5 Don'ts of Debt Management
BOSTON (TheStreet) -- Debt is daunting. Fortunately, there are many debt-management counselors there to help when you're in over your head.
Unfortunately, there are some debt-settlement companies out to fleece you. Over the past decade, the Federal Trade Commission and state enforcers have brought a combined 259 cases against so-called debt-relief providers that have deceived or otherwise abused clients who are already down on their luck. Here are five ways to avoid being a victim.
1. Don't choose a for-profit debt-management agency. There are many agencies dedicated to advising consumers on the art of debt management, including offering budgeting advice and, sometimes, negotiating lower interest rates and monthly payments with creditors. Find one that isn't solely out to take more of your money. Don't be afraid to ask whether a credit counselor will get a commission for signing you up for a debt-management plan. If the answer is yes, go elsewhere. "First and foremost you want to look for a nonprofit," says Ali Mahood, a financial-education consultant in Boston. "For-profit companies will charge high fees and they don't [yet] follow federal guidelines."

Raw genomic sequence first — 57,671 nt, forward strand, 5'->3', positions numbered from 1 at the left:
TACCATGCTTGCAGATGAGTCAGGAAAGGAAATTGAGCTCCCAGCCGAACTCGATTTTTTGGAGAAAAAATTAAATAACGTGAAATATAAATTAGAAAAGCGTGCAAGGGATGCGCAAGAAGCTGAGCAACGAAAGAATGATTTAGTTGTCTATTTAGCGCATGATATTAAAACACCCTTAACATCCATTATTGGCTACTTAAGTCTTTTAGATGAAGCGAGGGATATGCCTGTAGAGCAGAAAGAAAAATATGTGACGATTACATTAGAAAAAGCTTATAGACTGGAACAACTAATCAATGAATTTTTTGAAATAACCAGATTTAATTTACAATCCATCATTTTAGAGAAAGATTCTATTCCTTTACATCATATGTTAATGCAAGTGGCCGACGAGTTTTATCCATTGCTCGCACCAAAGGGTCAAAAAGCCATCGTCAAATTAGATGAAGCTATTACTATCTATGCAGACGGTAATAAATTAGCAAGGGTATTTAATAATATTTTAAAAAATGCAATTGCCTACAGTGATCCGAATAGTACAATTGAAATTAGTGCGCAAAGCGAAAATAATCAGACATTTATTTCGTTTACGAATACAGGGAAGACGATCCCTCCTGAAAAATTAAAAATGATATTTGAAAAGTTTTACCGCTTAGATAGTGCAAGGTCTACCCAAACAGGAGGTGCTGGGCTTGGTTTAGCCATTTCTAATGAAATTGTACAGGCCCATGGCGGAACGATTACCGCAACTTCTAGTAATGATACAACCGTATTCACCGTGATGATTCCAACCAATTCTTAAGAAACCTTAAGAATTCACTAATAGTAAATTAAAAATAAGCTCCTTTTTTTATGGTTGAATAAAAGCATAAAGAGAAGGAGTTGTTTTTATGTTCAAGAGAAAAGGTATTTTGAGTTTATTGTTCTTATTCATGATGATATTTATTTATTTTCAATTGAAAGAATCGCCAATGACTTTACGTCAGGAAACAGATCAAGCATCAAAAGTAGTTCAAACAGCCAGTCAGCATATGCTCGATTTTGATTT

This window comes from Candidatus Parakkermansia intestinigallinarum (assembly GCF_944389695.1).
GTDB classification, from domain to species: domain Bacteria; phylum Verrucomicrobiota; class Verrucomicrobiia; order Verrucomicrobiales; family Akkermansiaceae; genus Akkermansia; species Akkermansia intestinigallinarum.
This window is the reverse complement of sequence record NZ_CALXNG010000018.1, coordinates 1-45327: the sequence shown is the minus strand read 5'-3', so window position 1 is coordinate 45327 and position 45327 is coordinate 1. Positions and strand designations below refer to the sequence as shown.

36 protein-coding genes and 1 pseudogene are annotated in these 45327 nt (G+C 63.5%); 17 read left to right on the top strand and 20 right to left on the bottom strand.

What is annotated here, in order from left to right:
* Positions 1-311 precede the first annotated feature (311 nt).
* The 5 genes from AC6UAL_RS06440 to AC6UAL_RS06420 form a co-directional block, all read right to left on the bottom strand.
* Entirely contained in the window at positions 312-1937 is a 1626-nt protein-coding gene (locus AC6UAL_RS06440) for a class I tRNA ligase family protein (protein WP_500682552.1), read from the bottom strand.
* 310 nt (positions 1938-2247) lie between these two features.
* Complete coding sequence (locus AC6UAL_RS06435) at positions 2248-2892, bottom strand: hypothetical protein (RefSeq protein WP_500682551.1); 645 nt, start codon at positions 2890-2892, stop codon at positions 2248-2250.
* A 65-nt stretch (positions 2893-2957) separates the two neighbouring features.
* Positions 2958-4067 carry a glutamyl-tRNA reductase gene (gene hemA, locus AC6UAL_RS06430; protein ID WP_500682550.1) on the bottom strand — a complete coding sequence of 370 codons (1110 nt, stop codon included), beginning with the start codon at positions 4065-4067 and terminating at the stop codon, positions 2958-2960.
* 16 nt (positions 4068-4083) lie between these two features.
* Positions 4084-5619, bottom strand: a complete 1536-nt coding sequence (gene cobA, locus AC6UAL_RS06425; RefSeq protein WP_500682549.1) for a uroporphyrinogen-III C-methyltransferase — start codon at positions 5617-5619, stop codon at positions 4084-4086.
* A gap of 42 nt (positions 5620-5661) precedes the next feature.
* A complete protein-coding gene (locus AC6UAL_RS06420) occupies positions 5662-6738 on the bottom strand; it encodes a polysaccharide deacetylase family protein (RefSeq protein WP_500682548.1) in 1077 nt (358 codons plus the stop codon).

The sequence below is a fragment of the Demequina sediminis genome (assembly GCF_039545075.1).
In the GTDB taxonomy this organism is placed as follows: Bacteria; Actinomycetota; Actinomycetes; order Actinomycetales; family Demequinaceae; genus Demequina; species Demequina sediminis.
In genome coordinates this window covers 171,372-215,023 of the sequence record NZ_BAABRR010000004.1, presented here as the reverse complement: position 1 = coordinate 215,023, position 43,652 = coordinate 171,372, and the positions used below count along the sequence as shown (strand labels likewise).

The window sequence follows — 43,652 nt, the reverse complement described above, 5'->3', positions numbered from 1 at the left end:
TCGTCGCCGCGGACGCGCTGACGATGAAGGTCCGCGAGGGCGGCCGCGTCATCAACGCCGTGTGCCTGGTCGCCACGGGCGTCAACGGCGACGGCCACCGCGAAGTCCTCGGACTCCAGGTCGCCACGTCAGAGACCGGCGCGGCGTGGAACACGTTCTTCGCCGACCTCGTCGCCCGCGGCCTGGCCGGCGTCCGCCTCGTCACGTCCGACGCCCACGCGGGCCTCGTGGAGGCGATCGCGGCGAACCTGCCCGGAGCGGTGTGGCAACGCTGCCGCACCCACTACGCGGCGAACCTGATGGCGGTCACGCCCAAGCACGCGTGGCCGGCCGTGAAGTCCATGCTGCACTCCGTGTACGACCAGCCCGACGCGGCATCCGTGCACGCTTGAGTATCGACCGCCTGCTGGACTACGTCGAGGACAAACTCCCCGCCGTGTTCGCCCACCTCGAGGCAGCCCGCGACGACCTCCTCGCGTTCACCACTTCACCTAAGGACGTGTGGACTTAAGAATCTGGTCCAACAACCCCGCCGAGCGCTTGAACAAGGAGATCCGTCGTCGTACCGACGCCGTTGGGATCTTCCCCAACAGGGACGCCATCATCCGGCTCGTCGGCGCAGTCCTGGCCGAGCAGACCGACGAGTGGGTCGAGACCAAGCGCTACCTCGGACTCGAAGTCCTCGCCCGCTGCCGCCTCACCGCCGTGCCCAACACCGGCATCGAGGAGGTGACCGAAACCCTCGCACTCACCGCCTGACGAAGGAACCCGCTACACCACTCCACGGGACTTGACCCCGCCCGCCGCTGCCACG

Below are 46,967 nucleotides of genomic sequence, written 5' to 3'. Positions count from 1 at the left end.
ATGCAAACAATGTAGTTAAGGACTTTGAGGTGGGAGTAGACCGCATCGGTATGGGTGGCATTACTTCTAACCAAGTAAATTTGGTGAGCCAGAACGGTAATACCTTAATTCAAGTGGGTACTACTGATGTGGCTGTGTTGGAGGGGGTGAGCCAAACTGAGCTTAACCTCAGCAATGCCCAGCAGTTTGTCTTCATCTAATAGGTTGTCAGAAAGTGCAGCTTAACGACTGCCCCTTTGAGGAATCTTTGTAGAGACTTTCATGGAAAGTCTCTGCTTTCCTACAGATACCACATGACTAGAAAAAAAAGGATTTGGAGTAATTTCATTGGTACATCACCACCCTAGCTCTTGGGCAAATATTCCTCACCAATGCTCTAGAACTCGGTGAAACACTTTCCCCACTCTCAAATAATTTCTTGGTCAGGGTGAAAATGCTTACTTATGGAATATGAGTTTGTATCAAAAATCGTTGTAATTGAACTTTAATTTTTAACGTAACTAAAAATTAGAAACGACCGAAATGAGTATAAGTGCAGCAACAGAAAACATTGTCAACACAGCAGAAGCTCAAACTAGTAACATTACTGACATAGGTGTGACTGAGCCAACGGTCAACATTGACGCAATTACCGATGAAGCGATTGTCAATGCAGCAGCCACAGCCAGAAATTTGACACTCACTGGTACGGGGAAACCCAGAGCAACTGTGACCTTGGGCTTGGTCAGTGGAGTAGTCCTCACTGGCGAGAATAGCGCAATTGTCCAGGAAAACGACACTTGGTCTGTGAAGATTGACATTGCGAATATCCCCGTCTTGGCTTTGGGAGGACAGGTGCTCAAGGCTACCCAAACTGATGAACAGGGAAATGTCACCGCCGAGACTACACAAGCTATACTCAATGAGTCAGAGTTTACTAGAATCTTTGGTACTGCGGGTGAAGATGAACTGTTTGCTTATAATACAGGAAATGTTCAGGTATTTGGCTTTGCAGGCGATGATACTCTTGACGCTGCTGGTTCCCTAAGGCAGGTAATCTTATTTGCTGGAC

Select the service that is right for you!COMPARE ALL SERVICES
- $2.5+ million portfolio
- Large-cap and dividend focus
- Intraday trade alerts from Cramer
- Weekly roundups
Access the tool that DOMINATES the Russell 2000 and the S&P 500.
- Buy, hold, or sell recommendations for over 4,300 stocks
- Unlimited research reports on your favorite stocks
- A custom stock screener
- Upgrade/downgrade alerts
- Diversified model portfolio of dividend stocks
- Alerts when market news affect the portfolio
- Bi-weekly updates with exact steps to take - BUY, HOLD, SELL
- Real Money + Doug Kass + 15 more Wall Street Pros
- Intraday commentary & news
- Ultra-actionable trading ideas
- 100+ monthly options trading ideas
- Actionable options commentary & news
- Real-time trading community
- Options TV